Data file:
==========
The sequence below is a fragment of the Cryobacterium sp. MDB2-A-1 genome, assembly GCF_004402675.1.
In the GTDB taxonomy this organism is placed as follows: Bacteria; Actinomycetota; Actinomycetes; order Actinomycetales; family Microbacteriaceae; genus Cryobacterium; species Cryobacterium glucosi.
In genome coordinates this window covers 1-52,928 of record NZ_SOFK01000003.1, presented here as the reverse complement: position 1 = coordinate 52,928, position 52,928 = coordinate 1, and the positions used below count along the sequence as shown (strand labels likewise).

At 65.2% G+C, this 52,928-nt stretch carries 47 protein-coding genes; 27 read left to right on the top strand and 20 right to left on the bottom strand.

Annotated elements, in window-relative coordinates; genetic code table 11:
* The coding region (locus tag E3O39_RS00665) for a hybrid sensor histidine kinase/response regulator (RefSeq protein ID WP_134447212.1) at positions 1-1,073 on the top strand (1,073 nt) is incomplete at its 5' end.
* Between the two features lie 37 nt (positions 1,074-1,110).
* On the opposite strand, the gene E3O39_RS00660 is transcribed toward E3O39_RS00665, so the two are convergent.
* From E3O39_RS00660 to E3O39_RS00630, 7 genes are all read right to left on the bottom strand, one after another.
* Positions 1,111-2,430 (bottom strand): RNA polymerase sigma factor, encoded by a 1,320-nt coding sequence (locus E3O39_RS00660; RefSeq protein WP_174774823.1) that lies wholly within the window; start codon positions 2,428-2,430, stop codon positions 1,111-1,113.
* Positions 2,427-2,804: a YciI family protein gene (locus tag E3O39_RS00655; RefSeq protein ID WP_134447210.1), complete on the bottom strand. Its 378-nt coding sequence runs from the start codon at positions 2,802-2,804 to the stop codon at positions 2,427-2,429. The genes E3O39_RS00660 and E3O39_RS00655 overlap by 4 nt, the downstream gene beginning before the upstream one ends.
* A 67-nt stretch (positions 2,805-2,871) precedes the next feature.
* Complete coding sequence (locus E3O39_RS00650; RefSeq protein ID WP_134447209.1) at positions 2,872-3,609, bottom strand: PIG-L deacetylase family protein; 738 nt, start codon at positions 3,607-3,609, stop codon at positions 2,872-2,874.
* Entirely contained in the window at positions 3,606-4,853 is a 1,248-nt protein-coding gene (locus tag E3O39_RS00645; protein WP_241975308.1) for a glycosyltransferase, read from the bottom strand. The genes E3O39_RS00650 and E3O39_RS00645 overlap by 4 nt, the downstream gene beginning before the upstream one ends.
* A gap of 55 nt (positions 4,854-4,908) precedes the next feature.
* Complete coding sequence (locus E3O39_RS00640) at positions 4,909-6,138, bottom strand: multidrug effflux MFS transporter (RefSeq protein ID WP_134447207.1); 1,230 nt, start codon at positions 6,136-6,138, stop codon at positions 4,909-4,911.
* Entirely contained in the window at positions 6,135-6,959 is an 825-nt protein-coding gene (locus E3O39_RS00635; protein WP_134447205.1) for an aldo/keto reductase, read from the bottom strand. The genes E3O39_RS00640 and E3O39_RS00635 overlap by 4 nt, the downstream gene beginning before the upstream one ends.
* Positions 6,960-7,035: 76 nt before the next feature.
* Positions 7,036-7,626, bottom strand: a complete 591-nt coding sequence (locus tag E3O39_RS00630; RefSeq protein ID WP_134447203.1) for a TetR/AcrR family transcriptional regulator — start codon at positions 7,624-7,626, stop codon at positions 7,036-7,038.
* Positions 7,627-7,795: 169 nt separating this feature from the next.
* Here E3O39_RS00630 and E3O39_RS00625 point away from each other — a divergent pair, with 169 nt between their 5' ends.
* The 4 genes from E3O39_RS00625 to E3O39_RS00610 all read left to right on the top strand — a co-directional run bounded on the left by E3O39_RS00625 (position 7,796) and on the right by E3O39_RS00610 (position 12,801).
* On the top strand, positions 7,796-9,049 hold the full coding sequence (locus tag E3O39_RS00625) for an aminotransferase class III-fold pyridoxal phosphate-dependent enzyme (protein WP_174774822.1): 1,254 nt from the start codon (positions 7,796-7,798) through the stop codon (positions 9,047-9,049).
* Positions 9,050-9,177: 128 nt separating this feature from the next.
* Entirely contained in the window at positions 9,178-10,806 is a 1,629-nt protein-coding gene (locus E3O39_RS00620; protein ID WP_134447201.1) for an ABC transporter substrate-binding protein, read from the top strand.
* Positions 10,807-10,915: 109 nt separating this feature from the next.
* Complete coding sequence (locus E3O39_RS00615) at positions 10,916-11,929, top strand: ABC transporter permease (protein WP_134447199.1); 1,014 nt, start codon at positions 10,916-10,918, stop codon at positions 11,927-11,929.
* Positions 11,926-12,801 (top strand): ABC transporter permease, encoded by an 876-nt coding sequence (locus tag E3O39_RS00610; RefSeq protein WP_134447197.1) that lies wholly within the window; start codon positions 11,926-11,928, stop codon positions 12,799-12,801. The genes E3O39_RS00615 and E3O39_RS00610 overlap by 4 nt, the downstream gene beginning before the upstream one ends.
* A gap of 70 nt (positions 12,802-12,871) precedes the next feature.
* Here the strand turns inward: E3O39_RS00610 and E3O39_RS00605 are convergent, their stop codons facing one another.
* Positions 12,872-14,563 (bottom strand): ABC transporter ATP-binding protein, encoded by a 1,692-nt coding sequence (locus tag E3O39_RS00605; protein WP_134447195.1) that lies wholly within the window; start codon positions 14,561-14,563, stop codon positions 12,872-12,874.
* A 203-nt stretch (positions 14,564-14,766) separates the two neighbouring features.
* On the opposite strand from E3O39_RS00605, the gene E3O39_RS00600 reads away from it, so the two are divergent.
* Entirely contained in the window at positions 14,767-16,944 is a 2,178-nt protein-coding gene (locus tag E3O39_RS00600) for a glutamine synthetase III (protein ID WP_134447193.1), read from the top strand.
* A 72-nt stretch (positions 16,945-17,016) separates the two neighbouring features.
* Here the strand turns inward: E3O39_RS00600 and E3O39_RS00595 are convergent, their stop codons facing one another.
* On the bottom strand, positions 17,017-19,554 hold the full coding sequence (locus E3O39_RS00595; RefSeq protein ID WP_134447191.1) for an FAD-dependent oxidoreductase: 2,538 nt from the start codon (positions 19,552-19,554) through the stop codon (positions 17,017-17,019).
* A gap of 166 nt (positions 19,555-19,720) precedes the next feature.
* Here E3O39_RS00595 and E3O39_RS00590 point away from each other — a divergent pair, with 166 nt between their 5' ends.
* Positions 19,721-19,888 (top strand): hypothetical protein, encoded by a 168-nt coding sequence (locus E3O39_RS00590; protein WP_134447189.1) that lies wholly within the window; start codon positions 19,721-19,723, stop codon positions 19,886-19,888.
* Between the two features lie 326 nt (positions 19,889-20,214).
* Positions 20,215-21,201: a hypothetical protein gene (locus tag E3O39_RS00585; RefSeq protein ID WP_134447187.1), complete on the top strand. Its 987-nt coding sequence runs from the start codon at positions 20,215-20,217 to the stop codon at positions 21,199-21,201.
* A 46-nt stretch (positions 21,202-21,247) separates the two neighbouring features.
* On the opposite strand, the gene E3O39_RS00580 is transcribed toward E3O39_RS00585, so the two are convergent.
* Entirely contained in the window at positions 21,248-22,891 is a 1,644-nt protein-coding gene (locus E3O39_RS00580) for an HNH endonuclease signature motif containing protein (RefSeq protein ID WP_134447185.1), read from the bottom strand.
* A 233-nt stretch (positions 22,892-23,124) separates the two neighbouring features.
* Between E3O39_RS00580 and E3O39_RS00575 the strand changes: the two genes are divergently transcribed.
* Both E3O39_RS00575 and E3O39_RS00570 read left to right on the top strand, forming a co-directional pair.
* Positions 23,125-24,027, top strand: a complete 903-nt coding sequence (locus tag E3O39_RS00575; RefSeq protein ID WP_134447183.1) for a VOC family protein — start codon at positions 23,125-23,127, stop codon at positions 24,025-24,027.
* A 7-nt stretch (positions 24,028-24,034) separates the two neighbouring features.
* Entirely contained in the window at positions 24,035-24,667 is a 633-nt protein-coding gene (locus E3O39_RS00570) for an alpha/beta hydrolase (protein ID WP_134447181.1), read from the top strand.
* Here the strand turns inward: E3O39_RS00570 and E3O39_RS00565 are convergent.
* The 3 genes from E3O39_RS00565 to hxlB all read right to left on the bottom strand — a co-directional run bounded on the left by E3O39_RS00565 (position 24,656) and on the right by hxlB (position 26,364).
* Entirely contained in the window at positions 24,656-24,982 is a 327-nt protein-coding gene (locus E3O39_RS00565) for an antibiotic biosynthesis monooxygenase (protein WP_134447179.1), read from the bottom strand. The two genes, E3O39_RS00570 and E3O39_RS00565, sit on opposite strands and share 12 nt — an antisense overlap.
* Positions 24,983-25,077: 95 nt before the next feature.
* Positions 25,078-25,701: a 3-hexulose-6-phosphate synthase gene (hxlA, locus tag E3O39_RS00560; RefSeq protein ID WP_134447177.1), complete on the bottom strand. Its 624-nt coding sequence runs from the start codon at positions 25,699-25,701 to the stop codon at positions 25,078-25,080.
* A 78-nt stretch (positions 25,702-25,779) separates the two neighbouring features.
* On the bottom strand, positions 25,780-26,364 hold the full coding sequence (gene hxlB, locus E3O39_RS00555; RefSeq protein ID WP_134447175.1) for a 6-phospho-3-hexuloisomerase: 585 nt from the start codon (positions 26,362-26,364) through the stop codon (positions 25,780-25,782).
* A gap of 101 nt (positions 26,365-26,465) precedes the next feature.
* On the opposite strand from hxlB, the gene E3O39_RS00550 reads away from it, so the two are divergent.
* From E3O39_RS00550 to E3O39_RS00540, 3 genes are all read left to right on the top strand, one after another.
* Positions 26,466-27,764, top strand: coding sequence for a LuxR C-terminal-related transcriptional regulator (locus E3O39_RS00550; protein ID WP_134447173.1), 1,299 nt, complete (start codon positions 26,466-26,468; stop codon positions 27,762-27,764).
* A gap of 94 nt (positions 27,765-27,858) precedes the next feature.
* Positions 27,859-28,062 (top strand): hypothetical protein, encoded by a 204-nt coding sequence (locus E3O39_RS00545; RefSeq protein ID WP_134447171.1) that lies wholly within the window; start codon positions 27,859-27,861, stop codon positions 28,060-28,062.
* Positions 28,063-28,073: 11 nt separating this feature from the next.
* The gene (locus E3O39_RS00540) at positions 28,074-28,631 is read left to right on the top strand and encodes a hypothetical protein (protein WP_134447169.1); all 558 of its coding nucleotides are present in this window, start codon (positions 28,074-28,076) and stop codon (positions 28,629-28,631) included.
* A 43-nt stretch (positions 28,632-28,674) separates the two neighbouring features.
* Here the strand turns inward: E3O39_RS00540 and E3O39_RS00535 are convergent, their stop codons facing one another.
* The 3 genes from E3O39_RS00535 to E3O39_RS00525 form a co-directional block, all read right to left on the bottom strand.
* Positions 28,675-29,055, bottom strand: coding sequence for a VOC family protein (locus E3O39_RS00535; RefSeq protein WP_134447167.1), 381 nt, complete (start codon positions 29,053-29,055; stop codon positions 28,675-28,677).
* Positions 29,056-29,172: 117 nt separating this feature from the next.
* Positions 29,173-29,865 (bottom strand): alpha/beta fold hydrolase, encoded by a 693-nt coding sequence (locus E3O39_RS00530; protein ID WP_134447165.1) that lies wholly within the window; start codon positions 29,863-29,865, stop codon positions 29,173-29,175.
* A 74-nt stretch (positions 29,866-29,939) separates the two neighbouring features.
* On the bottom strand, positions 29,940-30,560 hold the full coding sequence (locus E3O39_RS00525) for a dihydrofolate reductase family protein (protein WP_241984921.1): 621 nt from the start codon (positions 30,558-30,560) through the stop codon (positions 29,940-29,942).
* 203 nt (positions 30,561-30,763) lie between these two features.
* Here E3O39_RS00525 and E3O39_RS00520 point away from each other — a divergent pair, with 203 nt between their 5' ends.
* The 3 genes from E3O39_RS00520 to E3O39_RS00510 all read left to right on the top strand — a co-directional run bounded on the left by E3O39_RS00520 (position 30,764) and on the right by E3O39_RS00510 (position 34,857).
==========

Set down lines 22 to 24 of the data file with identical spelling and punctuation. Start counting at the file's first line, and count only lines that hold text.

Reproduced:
* The 4 genes from E3O39_RS00625 to E3O39_RS00610 all read left to right on the top strand — a co-directional run bounded on the left by E3O39_RS00625 (position 7,796) and on the right by E3O39_RS00610 (position 12,801).
* On the top strand, positions 7,796-9,049 hold the full coding sequence (locus tag E3O39_RS00625) for an aminotransferase class III-fold pyridoxal phosphate-dependent enzyme (protein WP_174774822.1): 1,254 nt from the start codon (positions 7,796-7,798) through the stop codon (positions 9,047-9,049).
* Positions 9,050-9,177: 128 nt separating this feature from the next.